To say any more would indeed be a plot spoiler. This is essentially a character study of two people and the main leads both take their character studies to the enth degree making even Mr Day-Lewis seem a bit tardy by comparison when he wears his false beard. The central performances are quite rightly at the heart of this and it is their performances that make this so engrossing. It is also brilliantly framed in nigh on every shot, with use of interesting camera angles.

Writer and director Paul Thomas-Anderson (`There Will Be Blood' and `Boogie Nights') has made a thought provoking and stylish study of the human spirit. This was Academy nominated, but got a no show. I was bemused by it at first as Quell was a bit unlikable and yet I wanted to see what happened to him. This is also a film about, essentially these two men and so is far from a rollicking adventure.
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6 of 7 people found the following review helpful
5.0 out of 5 stars The Master is a masterpiece. 24 Mar 2013
A real piece of film created for once, this is a challenging but richly rewarding film. Fantastically directed by Paul Thomas Anderson, some of the best acting you're likely to see by Joaquin Phoenix, Phil Hoffman and Amy Adams and one of the best scores ever by Jonny Greenwood. This film DEMANDS more than one watch, there is so much going on the film and its utterly great. Buy, watch.
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1 of 1 people found the following review helpful
2.0 out of 5 stars Odd Film 23 Feb 2014
I really tried with this film, and to be fair the acting by the two main characters was superb, but it did not get to where it was going for me and was quite dark , I gave up 3/4 way through.
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67 of 83 people found the following review helpful
5.0 out of 5 stars A film that warrants responses 18 Nov 2012
(dir Paul Thomas Anderson/143 mins)

This is a spoiler-free review.

Rarely does a film arrive so wet with critical saliva, though, like marmite, Paul Thomas Anderson's The Master is dark, distinctive and divisive. Some will hail it as genius, some will leave the cinema wishing they'd stayed home and watched Boogie Nights on DVD. Either way it is sure to provoke a reaction. Personally, I loved everything about it (although the same sadly cannot be said for marmite).

Yet, I can't recommend it. I simply can't. I could never confidently look a friend in the eye and assure them that this is worth seeing. I couldn't even tell them what it was about, let alone its genre. There's no `Well, if you liked this film, you'll be sure to like The Master' analogy to be made here because it defies comparison, eludes classification and is like no other film I've ever seen because Anderson makes no attempt to befriend his audience. Such a rebellious approach can be alienating, but it also proves exciting and rewarding as a viewer, because seldom do directors dare to make origami out of the rulebook in such a thrilling way. His narrative is fractured and drifting, as aimless as Freddie Quell (a career best performance from a superbly contorted Joaquin Phoenix). The ever excellent Philip Seymour Hoffman plays Lancaster Dodd, the eponymous and charismatic Master; whose subtle, seamless seduction of Quell and the other members he recruits to his Cause mirrors Anderson's relationship with us as an audience. Arguably, it is he who is the true Master here.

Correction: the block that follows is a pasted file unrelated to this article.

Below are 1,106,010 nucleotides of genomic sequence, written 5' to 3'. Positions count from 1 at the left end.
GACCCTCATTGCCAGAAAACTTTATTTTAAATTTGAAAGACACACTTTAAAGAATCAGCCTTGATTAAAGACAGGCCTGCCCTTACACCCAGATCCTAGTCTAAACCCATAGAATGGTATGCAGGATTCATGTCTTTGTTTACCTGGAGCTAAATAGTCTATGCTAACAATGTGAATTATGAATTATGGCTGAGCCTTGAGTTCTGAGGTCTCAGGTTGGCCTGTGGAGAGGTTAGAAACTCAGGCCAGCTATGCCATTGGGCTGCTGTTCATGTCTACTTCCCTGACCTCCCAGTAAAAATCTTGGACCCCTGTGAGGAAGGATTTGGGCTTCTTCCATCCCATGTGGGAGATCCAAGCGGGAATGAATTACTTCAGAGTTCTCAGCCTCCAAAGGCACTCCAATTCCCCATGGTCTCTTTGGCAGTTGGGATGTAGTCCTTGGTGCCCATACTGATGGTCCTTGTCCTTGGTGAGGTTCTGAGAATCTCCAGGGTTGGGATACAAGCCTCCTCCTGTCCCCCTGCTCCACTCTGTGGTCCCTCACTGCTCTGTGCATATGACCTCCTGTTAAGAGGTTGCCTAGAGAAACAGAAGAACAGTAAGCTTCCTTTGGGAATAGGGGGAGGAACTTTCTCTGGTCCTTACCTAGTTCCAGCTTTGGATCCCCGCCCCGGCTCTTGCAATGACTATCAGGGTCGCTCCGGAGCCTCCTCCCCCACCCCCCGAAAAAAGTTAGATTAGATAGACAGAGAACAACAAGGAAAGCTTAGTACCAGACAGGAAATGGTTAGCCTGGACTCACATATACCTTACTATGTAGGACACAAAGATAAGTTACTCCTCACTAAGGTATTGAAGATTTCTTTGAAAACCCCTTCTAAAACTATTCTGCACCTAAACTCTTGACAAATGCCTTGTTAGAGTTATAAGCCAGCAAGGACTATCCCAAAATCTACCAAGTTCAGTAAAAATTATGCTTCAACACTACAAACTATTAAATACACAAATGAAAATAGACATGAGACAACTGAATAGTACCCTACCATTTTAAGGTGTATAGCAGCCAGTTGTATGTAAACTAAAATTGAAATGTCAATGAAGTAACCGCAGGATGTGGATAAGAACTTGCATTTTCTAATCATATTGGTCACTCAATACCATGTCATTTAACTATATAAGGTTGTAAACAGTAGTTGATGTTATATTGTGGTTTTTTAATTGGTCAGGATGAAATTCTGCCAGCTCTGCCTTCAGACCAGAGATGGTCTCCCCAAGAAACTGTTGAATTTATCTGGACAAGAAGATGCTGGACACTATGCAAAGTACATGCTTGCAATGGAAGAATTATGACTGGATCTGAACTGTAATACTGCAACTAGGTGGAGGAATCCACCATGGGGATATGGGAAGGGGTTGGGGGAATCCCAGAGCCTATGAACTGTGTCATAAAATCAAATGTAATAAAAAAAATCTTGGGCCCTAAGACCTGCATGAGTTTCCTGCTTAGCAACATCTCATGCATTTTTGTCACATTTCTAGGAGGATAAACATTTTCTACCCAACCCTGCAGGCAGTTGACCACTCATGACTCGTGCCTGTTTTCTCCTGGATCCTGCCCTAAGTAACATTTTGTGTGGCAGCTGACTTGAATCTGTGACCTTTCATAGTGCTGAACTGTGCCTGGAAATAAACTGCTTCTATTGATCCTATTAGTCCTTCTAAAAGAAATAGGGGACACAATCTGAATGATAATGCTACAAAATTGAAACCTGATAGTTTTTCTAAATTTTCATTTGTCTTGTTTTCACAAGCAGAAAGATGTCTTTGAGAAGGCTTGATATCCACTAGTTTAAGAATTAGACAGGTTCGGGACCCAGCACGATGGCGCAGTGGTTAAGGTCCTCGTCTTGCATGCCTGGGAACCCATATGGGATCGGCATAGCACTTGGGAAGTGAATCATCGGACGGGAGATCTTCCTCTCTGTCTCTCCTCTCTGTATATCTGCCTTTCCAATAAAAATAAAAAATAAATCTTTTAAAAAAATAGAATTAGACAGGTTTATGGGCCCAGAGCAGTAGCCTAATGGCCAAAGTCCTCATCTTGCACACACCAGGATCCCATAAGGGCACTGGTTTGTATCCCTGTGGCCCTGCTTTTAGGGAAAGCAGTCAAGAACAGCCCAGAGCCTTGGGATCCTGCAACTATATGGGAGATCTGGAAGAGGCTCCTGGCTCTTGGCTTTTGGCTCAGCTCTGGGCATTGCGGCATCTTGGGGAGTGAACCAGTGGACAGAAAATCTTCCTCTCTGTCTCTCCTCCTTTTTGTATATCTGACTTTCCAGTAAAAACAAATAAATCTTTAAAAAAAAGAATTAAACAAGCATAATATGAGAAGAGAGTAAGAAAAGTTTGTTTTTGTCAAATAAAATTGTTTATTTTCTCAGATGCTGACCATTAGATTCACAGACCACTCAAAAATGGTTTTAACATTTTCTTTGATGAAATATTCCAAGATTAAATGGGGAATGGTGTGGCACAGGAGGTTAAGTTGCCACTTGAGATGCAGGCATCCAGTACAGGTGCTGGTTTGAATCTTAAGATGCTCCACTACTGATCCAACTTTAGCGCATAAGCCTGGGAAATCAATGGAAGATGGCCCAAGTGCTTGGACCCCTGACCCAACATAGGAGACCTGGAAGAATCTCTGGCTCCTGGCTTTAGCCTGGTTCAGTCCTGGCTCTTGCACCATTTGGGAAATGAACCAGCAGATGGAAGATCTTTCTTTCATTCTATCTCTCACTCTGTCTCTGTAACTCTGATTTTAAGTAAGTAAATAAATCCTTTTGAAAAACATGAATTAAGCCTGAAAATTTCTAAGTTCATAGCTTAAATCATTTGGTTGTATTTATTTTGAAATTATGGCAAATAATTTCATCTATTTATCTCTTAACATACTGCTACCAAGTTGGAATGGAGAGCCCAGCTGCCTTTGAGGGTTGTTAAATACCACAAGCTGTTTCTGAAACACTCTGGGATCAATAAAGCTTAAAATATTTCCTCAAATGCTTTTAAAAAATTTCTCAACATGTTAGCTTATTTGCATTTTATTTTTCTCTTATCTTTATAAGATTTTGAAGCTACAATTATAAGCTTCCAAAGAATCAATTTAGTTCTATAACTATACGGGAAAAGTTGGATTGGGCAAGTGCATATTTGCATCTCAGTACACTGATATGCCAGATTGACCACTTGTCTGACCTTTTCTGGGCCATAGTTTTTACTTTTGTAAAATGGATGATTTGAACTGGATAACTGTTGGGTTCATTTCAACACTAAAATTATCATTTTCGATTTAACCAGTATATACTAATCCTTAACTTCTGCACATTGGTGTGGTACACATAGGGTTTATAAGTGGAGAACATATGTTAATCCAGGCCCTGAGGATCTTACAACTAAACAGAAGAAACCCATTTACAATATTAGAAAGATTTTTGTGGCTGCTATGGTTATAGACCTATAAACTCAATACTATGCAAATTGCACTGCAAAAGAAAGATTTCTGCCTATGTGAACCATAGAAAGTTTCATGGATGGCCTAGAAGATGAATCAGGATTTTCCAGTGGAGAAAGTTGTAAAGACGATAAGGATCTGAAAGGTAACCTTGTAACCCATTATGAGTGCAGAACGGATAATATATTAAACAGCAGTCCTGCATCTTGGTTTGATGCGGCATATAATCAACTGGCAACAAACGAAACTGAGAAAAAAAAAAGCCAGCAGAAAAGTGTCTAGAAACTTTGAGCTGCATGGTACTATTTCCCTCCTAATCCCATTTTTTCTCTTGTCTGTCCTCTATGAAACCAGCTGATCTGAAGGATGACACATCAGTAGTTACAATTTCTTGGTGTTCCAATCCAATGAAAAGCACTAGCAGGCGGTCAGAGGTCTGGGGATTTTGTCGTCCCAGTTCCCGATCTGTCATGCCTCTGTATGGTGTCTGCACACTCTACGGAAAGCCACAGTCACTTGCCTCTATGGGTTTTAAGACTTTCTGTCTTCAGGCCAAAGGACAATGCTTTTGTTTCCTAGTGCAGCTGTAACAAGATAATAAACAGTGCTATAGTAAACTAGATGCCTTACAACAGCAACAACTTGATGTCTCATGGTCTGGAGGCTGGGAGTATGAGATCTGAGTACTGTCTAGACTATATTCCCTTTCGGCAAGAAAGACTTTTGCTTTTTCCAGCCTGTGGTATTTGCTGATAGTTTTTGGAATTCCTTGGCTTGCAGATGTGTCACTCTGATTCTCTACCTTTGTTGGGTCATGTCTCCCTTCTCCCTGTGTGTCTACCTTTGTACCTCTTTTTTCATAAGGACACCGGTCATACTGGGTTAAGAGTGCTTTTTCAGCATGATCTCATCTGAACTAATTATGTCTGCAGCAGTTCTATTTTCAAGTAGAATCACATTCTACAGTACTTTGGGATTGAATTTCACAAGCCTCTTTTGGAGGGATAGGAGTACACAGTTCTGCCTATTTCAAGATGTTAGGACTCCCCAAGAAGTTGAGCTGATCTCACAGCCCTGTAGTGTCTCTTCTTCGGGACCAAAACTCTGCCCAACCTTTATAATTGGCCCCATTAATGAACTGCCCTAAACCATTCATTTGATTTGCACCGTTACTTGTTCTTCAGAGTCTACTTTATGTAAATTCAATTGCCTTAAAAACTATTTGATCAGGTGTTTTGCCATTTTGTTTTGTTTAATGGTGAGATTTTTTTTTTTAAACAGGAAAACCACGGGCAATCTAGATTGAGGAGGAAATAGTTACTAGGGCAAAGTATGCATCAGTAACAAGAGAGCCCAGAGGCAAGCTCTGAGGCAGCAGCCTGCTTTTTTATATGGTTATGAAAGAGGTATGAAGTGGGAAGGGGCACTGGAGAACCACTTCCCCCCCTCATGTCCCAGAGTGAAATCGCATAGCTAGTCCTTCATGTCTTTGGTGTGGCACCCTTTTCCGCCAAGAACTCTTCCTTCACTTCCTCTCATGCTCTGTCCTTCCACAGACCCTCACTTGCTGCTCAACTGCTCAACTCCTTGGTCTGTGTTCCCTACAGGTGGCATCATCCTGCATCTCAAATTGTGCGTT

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Most Recent Customer Reviews
3.0 out of 5 stars PSH does PSH
Following Hoffman's demise, I fancied catching up on this rather elusive work. It's a bit difficult to define what didn't work, whether it was the original book or the screenplay... Read more
Published 6 days ago by Cameron
1.0 out of 5 stars Incomprehensible rubbish - but superbly filmed
The only reason I dragged on to the half way mark in this bizarre and incomprehensible film was the superb post war design to the film. Read more
Published 26 days ago by Door Peeper
1.0 out of 5 stars 8640 seconds of mind numbing tedium that you will never get back.
One hundred and forty four long, long, long, minutes which I will never be able to get back. This film is full of pointless and unlikeable characters that babble on about precisely... Read more
Published 29 days ago by R. Sturrock
2.0 out of 5 stars weird
Didn't really enjoy this movie although I watched it all the way through. Odd story line and a bit too disjointed for my taste.
Published 29 days ago by Ruthie
5.0 out of 5 stars excellent dvd
deep, reflective, dark. First rate production. The actors are superb and it is with regret that this is one of the last films with philip in
Published 1 month ago by Mr. Christopher J. Wright
1.0 out of 5 stars Over Long and Heavy Handed
This was the lowest rated film ever screened over nine years at our film society and I agree with the audience. Joaquin Phoenix is a disaster mumbling and gurning throughout. Read more
Published 1 month ago by Nigel
5.0 out of 5 stars Amazing
Grows in the mind after watching it. Superb film. If you haven't yet, watch this as soons as you can.
Published 1 month ago by Scribe Zero
1.0 out of 5 stars pointless - but well played
this is the most pointless movie I have ever seen. With all respect, and with all my good will, I cannot find a credible clue in this whole plot, which fades away mid way the... Read more
Published 2 months ago by F. Panin
4.0 out of 5 stars Big Brother overthrown
Very interesting story of two men who need each other. One is the articulate control type, the other a free agent without direction. Read more
Published 2 months ago by W. Rodick
2.0 out of 5 stars Excellent acting, important questions, tedious film. Too long & too...
If you have seen Joaquin Phoenix playing parts ranging from the villainous Roman Emperor Commodus in 'Gladiator' to the Country Music singer Johnny Cash in 'Walk the Line' you know... Read more
Published 2 months ago by Legal Vampire